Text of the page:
The Agile Industrial Complex

(NOTE: This page provides a summary of background information on The Agile Imposition and the Agile Industrial Complex. This information is particularly useful for those joining the conversation on Twitter found under the hashtag #AIC42 and via replies and Tweets to and from @DanielMezick)


A nearly 100% tolerance of the coercive imposing of Agile practices on teams is a cultural norm of the Agile industry. This tolerance of force is profoundly disrespectful of people. This is the most pressing issue of our time.

Agile leaders have almost nothing to say about the dangers of this widespread tolerance of imposition. Specifically, they almost never issue protective warnings or protests of any kind from the Agile conference podium, as leaders of keynotes, sessions, and workshops.

The Agile industry can make a big, serious, POSITIVE impact in the world, but not until this near-100% tolerance of imposition is reversed.


Once Upon a Time in Agile Software Development

Once upon a time, software development was viewed as a manufacturing process. A “defined process.”

“Project management” was used to manage the “defined process.”

That did not actually work out very well.

Late software projects (complete with glaring defects and cost overruns) became the norm.

After a while, some smart folks figured out that this was kind of dumb. Software development, they said, was best described as an “empirical process.” And that “empirical process control” was a better method for managing software projects.

Around 2001, many of the smart folks met and wrote down 4 core values and 12 supporting principles.

The “Agile Manifesto” was born, and with it, a movement.

The movement was lively and brisk. The results generated by those who used Agile methods was impressive.

The Agile methods created great outcomes, real human engagement and even happiness in the workplace. People started buzzing about Agile software development.

Before long an “Agile community” sprouted. Training became widely available, and suddenly “certifications” appeared. Consultants started specializing in “Agile coaching.”



Slowly but surely, an industry took shape. The Agile industry.

The major players in the emerging Agile industry included the institutions, the Agile consulting firms, the tooling vendors, and all of the practitioners.

And a special subset of the practitioners, the “Agile leaders” or “Agile thought leaders.”

“Agile conferences” became commonplace.

The Agile industry was led by the “Agile leaders” of various kinds, most of whom dispensed their wisdom and wit from the many and various Agile conference podiums.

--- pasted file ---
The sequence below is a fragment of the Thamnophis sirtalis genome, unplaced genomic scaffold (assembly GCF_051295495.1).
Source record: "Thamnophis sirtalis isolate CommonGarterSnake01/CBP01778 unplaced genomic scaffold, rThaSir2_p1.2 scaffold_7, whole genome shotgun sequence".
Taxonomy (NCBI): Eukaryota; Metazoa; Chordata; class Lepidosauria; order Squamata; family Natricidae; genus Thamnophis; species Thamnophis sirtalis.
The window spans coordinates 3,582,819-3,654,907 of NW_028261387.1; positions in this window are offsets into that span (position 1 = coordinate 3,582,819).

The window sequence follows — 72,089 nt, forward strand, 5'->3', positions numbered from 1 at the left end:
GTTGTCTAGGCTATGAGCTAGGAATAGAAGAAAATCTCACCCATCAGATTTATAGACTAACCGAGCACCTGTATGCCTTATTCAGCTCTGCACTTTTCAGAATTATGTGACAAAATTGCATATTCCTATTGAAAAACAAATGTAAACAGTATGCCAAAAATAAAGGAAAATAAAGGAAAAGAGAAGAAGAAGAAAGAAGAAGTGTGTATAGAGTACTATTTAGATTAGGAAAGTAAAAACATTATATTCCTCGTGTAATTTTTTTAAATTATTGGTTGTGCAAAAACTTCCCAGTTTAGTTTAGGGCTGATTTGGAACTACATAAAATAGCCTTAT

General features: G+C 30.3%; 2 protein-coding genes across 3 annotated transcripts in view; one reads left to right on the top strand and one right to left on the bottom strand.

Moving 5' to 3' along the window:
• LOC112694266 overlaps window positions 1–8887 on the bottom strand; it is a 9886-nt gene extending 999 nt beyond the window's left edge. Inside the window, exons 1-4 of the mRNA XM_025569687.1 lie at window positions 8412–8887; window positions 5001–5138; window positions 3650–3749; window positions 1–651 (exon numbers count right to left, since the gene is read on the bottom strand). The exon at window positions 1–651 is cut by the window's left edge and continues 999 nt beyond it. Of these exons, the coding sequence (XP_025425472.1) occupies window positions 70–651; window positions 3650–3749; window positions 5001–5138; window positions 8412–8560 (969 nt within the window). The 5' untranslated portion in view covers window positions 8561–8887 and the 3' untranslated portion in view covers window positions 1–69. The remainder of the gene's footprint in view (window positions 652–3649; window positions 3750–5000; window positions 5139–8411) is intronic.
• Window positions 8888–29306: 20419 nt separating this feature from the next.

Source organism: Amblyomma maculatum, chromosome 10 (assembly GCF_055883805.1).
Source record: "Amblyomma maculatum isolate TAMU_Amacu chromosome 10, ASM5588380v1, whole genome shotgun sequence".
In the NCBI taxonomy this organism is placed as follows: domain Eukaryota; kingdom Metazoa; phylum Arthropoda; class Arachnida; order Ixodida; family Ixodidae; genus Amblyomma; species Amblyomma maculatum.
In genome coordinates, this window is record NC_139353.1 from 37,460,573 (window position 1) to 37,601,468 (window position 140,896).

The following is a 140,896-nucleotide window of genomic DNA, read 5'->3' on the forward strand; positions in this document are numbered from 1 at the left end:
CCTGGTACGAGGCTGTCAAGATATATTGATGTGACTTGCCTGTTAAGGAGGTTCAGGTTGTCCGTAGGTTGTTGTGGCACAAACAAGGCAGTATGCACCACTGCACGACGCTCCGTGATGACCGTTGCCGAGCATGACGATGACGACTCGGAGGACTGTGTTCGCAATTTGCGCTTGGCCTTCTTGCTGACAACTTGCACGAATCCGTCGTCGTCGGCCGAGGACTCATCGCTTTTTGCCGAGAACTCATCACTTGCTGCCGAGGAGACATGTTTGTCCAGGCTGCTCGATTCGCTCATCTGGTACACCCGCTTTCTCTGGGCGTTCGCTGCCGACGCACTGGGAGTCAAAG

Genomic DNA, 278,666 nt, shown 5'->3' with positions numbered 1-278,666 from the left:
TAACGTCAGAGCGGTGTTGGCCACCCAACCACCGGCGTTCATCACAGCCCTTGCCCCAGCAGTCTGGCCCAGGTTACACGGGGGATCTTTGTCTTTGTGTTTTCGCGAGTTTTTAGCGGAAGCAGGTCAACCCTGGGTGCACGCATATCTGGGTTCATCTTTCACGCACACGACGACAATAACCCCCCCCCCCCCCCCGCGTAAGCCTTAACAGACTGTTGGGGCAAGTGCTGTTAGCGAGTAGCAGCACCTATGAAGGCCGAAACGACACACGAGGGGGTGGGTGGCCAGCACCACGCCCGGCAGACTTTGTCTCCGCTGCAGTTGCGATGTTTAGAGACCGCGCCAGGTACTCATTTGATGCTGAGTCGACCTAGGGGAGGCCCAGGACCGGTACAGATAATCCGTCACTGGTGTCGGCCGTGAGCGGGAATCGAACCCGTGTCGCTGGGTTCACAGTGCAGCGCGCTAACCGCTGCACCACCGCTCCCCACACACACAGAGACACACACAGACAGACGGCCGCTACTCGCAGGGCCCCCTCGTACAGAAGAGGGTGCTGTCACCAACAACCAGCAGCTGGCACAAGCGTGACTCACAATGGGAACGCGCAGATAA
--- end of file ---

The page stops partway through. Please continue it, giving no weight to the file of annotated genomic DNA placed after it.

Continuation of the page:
Before long, millions of people throughout the world were affected in some way by “Agile software development” as delivered by the growing Agile industry.

The original founding document, the Agile Manifesto, contained very excellent guidance.

Part of the Agile Manifesto guidance encouraged “self organizing teams.”

Another part encouraged building projects around “motivated individuals.”

This great guidance was often difficult for executives to understand, let alone implement.

They wanted “faster-better-cheaper,” and “more predictable,” and did not understand the very strong link between team decision-making and some potentially very huge gains in productivity.


Before long, the excellent guidance of the Agile Manifesto began to interfere with the business of the Agile industry.


After a while, the excellent guidance the Agile Manifesto provided was often skipped over quickly, and in many cases, it was even completely ignored.

As the Agile practices were decoupled from the 12 principles, it became normal to simply “roll out” an “Agile transformation” by prescribing “Agile processes and practices,” and then, making teams follow those processes and practices.

Or else.

The imposition of Agile practices on teams became standard operating procedure. It became normal. It became tolerated. It became widely accepted and OK.

This tended to reduce the number of “motivated individuals” and “self organizing teams.”

And then…without warning… seemingly without intent… the Agile Industrial Complex was born.






The Agile learning & innovation community slowly morphed and changed… into the “Agile Industrial Complex.” The Agile Industrial Complex perpetuates a weaponized form of Agile. The Agile Industrial Complex weaponizes Agile by optimizing on “transactions over transformations.”

That is, while there is value in the transformations, the real money is in the transactions.

A Protective Warning

One original Agile Manifesto signatory put it best with a protective warning. Circa 2006 …